For years my standard protocol for maximizing video SEO (search engine optimization) had been, put your video everywhere (i.e. YouTube, Vimeo, blip.tv, etc.) then embed the most appropriate player (usually Vimeo or YouTube) on your site. I talk about this in my “Definitive Guide to Choosing Between Vimeo and YouTube.” However, lately my eyes have been opened and I’ve come to the realization that just blindly putting yours (or your clients’) videos everywhere then embedding Vimeo (or YouTube) may not be the best way to maximizing SEO. In fact, you are most likely hurting it. The guest post by Shawn Lam on video SEO addressed this, but I didn’t really get it or the full ramifications until recently.
To that end, there are three myths to debunk about video SEO.
Myth #1: Good Video SEO Is Getting As Many Views as Possible
Most of us filmmakers want our videos seen as many times as possible. The higher the stats on our Vimeo or YouTube, the better. And I see a lot of video producers writing blog posts and telling clients that video SEO is about “making a video and putting it on YouTube.” That’s all and good, but that ISN’T SEO. Remember, SEO is about optimizing the number of people who find you and your business. Depending on the video, lots of views may be a good ego boost, and it definitely can help with brand recognition, but it doesn’t necessarily translate into good SEO. Are those views leading people to your site? Are they converting into business? This is not to minimize the positive effect of lots of views. Just don’t confuse it with SEO.
Myth #2: Putting Your Videos on YouTube Increases Your Search Rankings
Just because Google owns YouTube, YouTube videos in and of themselves do not make your videos have better search engine results. Neither does embedding a YouTube video increase the chances of your page getting ranked higher. The rankings of your page on Google are based on a whole host of factors (e.g. relevance of content, keywords, link backs from other sites, etc.) Whereas having a relevant video CAN help boost search engine results overall since rich content like video is a plus for search engine optimization, all things being equal, a YouTube video won’t rank your page any higher than any other video.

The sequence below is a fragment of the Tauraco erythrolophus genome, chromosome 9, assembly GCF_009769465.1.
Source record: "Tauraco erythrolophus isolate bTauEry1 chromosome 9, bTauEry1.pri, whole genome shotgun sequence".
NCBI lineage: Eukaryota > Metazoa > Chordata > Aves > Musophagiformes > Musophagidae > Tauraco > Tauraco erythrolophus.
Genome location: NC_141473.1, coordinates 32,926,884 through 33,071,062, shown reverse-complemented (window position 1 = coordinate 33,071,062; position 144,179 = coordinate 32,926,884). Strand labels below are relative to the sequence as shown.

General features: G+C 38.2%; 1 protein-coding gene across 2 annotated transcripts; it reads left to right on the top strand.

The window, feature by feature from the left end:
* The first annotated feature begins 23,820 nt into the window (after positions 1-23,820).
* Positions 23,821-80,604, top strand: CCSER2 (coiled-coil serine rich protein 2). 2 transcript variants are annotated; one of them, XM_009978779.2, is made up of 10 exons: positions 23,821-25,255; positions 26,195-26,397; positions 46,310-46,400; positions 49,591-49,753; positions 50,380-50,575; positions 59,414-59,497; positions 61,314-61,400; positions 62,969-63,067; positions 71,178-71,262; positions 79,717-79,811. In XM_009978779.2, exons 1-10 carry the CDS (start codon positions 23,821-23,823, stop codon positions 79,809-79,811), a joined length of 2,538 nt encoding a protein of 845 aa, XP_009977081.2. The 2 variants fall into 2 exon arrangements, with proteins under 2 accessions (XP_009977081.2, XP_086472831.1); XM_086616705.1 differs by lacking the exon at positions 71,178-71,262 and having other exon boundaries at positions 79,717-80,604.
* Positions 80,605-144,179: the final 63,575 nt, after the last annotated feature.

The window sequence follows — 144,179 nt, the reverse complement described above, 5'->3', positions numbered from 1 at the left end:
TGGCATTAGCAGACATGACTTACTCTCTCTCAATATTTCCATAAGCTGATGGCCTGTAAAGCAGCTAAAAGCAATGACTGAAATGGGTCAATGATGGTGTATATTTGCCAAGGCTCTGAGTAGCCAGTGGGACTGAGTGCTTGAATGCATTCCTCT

Myth #3: YouTube is Good SEO Because It’s the Second Highest Search Engine
You often hear people proclaim that because YouTube is the second largest search engine (second only to Google itself), that is reason alone to put all your videos on YouTube. The problem with that thinking is that when people are seeking out a product or service, they usually don’t start on YouTube. They start on Google. That means, if your promo video that is uploaded on YouTube does come up in a search engine result, the link to that video will go to YouTube. Once there, your video will be competing with loads of distractions from other related content (not to mention ads). The goal of a good video SEO strategy is to get the search engine result to link to your page, not YouTube.
What is Good Video SEO?
As I’ve come to learn, the primary objective of an effective video SEO strategy is to maximize the traffic to your website via the effective production and distribution of video. You accomplish this three ways:
- Host your video on a self-hosted, professional platform
- Create a video sitemap that tells Google your site is the official home of your video
- Know when and what kind of videos to use on YouTube and Vimeo to capture the audience that is there
In part 2 of this series I address how to do #1 and #2 and why it’s important. Then in part 3 I’ll talk about strategies that you can use to effectively utilize YouTube and Vimeo.